TWENTY-NINE white doves were released against a twilit sky in a symbol of love and peace that echoed across the hemispheres at a memorial mass for Jill Meagher, tragically murdered in Australia.
It was two weeks ago to the night that the "beautiful, bubbly and creative" young woman lost her life in a random attack on the streets of Melbourne as she returned home from Friday post-work drinks with friends.
Last night, over a thousand people turned out to celebrate her life at a Mass at St Peter's Church in Drogheda, Co Louth. It began with a silent and solemn march through the streets of the town by the Lord Mayor, Paul Bell, and members of the local council.
Amongst Jill's extended family present were her uncles Michael, Denis and John McKeon and Bill and Mattie Scott and aunts, Marie Burke, Catherine McKeon-Halpin, Helen McKeon, Margaret Clinton, Liz McKeon and Susan McKeon.
Many cousins and her husband Tom's parents, Kevin and Joan Meagher, were also present.
Representing the President was his ADC, Colonel Brendan McAndrew, while the Taoiseach was represented by his ADC, Commandant Michael Treacy.
Jill's aunt, Catherine told mourners that her niece's life had been cut short by a "despicable act one Friday night that has left us all numb".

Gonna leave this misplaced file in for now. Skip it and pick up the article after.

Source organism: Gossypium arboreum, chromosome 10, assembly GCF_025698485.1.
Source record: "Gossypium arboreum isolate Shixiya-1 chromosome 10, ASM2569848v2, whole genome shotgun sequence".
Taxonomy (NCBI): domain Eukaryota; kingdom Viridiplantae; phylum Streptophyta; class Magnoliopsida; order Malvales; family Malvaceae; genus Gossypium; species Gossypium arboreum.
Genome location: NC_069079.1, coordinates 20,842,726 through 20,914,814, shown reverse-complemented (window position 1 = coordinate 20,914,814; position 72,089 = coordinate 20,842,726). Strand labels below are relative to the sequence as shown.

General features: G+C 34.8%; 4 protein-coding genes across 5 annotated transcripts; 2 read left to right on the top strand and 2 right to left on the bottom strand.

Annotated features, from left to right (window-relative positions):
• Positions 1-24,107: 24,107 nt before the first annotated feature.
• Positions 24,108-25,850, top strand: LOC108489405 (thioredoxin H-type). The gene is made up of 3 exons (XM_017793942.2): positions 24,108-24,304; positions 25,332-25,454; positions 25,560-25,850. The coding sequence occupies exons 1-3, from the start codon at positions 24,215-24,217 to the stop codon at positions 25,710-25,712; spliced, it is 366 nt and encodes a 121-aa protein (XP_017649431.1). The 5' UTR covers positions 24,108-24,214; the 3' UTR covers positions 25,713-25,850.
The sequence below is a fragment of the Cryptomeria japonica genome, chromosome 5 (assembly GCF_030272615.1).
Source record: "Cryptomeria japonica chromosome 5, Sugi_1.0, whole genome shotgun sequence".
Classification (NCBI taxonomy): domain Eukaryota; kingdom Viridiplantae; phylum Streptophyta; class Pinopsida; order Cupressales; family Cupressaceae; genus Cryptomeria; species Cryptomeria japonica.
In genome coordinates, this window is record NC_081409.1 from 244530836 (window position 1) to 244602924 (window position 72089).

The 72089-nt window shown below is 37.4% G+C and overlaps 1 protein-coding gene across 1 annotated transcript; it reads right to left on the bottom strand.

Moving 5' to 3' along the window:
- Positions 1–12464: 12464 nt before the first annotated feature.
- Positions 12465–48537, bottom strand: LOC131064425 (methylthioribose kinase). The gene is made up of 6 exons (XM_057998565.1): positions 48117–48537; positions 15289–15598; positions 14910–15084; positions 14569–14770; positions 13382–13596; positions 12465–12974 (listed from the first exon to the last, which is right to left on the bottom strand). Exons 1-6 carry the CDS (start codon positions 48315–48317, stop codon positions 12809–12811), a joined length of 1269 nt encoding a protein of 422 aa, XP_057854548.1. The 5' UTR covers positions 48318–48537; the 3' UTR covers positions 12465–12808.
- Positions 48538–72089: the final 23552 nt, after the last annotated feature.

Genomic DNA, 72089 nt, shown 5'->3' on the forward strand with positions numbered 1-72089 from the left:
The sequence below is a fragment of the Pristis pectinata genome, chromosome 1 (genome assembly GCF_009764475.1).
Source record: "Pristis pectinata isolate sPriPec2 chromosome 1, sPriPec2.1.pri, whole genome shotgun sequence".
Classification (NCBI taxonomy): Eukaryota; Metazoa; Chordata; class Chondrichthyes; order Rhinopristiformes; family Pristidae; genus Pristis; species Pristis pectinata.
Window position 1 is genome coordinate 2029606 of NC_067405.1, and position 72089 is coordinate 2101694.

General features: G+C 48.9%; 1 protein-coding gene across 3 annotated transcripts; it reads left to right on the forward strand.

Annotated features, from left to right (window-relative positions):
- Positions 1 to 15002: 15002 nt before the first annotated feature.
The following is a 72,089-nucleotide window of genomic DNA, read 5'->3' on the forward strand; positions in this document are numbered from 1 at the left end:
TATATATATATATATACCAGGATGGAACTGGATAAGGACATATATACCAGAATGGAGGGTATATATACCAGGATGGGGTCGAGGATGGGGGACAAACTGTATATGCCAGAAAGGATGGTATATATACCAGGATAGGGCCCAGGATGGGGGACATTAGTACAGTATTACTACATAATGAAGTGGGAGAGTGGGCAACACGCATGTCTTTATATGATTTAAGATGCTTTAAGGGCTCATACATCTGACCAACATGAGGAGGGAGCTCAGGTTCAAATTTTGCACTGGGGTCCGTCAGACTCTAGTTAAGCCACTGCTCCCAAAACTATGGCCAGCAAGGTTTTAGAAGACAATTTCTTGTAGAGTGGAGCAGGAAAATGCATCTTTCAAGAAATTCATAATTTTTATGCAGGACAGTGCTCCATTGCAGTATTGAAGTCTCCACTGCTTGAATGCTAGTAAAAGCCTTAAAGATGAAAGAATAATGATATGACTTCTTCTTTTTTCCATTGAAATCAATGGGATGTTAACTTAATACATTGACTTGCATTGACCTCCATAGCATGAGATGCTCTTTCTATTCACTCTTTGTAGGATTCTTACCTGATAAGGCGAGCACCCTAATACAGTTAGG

Monsignor James Carroll told mourners that Jill had been baptised in the church back in 1982.
A special message from Cardinal Sean Brady read out said Jill Meagher had represented the hope of a new generation of Irish people, who were making a future for themselves abroad.
Fr Oliver Devine, who had married Jill and husband Tom two years ago, said people from "Melbourne to Drogheda from Dublin to Perth from Boyle in Roscommon to Brisbane in Australia and around the world" had been affected by her tragic passing.
"What was it? Was it her warm smile, her lovely eyes, her intelligence, her imagination or her creativity and zest for life?" he asked. "She has touched the hearts of all of us even if we only knew her for a short time or even if we didn't know her at all apart from what we have learned from the media."
He described Jill as a "thinker, a composer of poetry, someone who wanted to make a difference."She often dedicated poems to her friends, editing verses to suit the particular friend she was writing about, he said.
One such poem (above) was written by Jill to her husband for their wedding day and printed on the Mass booklet.
Gifts brought to the altar by Jill's family included photos taken on her recent last visit home to Ireland and some of her poems.